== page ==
AUGUSTA — A lot can change in 20 years. When Fred Couples won the Masters in 1992, he wasn’t 52, wasn’t ending interviews with, “OK, I have to go now, my back hurts,” wasn’t like one of those old guys in “Cocoon,” peering into the mystical waters of the swimming pool and dreaming of doing a swan dive back to youth.
Also, Rory McIlroy was 2 years old.
But Augusta National has long been a magical place for Couples. He shares the Masters record with Gary Player for making 23 consecutive cuts. Injuries finally ended that streak. But in 2010 he was back and, at age 50, he shot a 66 in the opening round and finished sixth.
Pablo Picasso once said, “Youth has no age.”
Couples said Friday, “I feel like I’m very young when I get here.”
That was apparent again Friday. Nine years removed from his last Tour win, Couples wasn’t merely the oldest player to make the cut at the Masters, he also shot the day’s best round at 5 under.
Time to celebrate. Which way to Shoney’s?
After going bogey-par to start the day, Couples birdied five of his next seven holes, ended the day with a share of the lead with Jason Dufner and allowed him to dream of Sunday the way we dream of a winning MegaMillions ticket.
When asked later, off stage, how he believed people would judge his career if he won the Masters at 52, Couples said, “Well, they probably would never see me again, so they can judge me any way [they want]. It would be a walk off. I’m dead serious. What a way to go?”
Will it happen?
Then again, why not?
Tom Watson was 59 when he nearly won the British Open in 2009, losing in a playoff to Stewart Cink. Couples is seven years younger and at least as capable.
He walks on to greens at Augusta National like most people walk into their living room. Can he keep up with Phil Mickelson or McIlroy off the tee? No. “But I do know this course pretty well, and I’ve had a lot of success here,” he said.
Couples, who is the oldest second-round leader in Masters history, went on to say, “I don’t feel too much stress. Now, obviously there’s stress out there. [But] what I’m getting at is I’m not going to let too many things bother me. It’s so beautiful. You can’t say it’s your favorite place and then break a club on the fourth hole on Saturday. But I do like the place.”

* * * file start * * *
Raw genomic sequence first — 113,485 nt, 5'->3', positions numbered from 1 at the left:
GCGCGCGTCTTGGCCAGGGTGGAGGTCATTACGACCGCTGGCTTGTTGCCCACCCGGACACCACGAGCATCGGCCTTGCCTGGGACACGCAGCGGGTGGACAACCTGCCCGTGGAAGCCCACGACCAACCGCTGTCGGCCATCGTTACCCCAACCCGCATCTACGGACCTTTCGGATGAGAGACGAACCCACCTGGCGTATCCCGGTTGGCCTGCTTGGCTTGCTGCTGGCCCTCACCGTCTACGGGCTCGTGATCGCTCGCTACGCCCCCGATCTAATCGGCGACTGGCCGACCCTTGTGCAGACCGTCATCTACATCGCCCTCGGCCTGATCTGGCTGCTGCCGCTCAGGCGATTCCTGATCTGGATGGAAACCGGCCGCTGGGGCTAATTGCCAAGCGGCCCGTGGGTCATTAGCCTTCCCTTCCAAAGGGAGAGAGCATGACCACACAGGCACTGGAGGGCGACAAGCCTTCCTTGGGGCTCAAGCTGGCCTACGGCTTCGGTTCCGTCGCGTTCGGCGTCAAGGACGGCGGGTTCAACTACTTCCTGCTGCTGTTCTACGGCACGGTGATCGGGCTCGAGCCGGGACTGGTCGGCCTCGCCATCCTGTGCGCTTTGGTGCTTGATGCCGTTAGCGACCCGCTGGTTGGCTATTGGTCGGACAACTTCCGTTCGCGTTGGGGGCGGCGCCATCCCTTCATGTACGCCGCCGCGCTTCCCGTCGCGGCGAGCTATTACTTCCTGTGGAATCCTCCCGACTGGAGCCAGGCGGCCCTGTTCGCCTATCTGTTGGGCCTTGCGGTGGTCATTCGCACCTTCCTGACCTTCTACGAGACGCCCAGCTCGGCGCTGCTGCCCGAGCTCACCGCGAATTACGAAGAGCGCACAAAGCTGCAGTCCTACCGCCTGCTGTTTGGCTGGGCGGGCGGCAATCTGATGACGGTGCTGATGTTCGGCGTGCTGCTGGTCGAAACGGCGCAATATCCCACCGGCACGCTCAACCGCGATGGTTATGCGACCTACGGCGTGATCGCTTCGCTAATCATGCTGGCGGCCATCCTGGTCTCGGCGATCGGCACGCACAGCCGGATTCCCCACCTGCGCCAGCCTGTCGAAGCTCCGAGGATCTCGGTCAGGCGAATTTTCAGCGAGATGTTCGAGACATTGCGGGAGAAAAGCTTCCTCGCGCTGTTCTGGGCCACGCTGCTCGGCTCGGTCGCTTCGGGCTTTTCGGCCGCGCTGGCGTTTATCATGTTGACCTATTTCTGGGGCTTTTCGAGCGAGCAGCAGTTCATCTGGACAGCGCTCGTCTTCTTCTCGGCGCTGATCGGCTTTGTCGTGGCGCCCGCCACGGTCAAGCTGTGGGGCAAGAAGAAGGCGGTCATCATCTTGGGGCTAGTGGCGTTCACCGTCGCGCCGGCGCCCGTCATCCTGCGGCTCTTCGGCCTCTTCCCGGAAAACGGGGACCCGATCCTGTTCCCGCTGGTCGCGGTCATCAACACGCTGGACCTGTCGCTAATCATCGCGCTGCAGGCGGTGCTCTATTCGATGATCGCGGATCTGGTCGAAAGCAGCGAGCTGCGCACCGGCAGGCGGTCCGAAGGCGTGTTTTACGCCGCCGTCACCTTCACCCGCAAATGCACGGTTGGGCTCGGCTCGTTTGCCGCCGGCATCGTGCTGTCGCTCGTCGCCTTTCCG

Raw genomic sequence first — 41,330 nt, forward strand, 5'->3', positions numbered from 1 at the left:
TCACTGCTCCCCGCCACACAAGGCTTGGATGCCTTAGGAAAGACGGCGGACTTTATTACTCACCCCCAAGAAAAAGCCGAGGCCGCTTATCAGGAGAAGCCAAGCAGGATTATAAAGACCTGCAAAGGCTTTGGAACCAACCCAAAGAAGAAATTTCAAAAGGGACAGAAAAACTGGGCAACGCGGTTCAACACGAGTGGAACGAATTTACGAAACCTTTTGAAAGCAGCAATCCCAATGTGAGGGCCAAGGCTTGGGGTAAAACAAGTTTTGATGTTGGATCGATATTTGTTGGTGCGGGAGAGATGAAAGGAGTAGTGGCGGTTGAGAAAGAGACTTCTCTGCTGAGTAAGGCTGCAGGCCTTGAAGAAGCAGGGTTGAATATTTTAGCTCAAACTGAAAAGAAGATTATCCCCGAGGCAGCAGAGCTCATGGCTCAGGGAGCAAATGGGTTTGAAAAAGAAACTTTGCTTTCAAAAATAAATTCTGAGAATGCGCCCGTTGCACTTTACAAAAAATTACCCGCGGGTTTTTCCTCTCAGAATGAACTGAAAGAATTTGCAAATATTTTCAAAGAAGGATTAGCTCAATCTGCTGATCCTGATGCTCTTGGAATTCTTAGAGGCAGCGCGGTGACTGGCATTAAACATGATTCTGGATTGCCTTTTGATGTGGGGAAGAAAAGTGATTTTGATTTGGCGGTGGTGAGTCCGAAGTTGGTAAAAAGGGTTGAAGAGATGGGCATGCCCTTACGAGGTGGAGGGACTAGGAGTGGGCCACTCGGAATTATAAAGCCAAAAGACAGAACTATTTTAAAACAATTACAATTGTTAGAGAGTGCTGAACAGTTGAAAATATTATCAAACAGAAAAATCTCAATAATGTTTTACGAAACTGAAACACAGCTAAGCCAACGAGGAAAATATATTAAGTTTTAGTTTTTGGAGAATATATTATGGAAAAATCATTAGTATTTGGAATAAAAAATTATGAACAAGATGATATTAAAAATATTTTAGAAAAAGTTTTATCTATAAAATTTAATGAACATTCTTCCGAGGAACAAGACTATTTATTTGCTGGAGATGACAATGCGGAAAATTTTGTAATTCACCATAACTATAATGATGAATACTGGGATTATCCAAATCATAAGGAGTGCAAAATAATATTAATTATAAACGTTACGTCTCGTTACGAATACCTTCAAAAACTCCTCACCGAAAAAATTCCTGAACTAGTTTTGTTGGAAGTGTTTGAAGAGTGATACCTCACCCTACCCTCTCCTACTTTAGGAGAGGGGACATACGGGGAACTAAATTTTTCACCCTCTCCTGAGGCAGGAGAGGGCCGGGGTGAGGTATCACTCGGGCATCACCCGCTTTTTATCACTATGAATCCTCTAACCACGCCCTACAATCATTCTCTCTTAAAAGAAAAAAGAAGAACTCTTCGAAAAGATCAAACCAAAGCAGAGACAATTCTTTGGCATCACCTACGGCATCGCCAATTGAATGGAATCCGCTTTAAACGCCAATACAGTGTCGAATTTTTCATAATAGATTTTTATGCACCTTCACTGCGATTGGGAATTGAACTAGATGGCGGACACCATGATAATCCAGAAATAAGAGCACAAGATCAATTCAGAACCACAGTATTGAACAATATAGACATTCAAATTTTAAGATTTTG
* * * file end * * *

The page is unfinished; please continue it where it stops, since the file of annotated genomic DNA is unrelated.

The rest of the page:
He seemed at one Friday with every manicured blade of grass. He hit out of a bunker on the third hole to within four feet of the cup for an easy birdie putt. He read the ninth green perfectly, uphill and straight, and rolled it in from 35 feet. On 16, he sank a 20-foot putt for another birdie.
“If anything, I know the greens better than most because I’ve played 150 rounds of golf here,” Couples said.
Nonetheless, he referred to his round as “shocking” and “really amazing” and even “a little bizarre.”
He still takes pain blockers for his back. He didn’t play in the Par 3 Contest on Wednesday because he was concerned about wearing himself down, planned to get in some practice afterward, but then the storm came and chased players and fans off the course.
“That decision backfired,” he said.
But he shot par Thursday and found a groove Friday. His age might have actually been a benefit.
“I stand out there and say, ‘What the hell’ a lot,” he said. “‘What do I have to lose here? Go for the flag on this shot.’”
In the 1992 Masters, Couples shot a 67 in the second round, same as this year. That day included a memorable tee shot on 12 that landed on the grassy bank and stuck, defying gravity by not rolling into Rae’s Creek. That allowed him to make par and win by two strokes over Raymond Floyd. It was his first and only win in a major.
Couples referenced Watson’s British Open, saying, “Even though he lost, it was still the greatest feat I’ve ever seen.”
But this would come pretty close. Can he win?
“Yeah, I believe I can,” he said.
Everybody into the pool.
By Jeff Schultz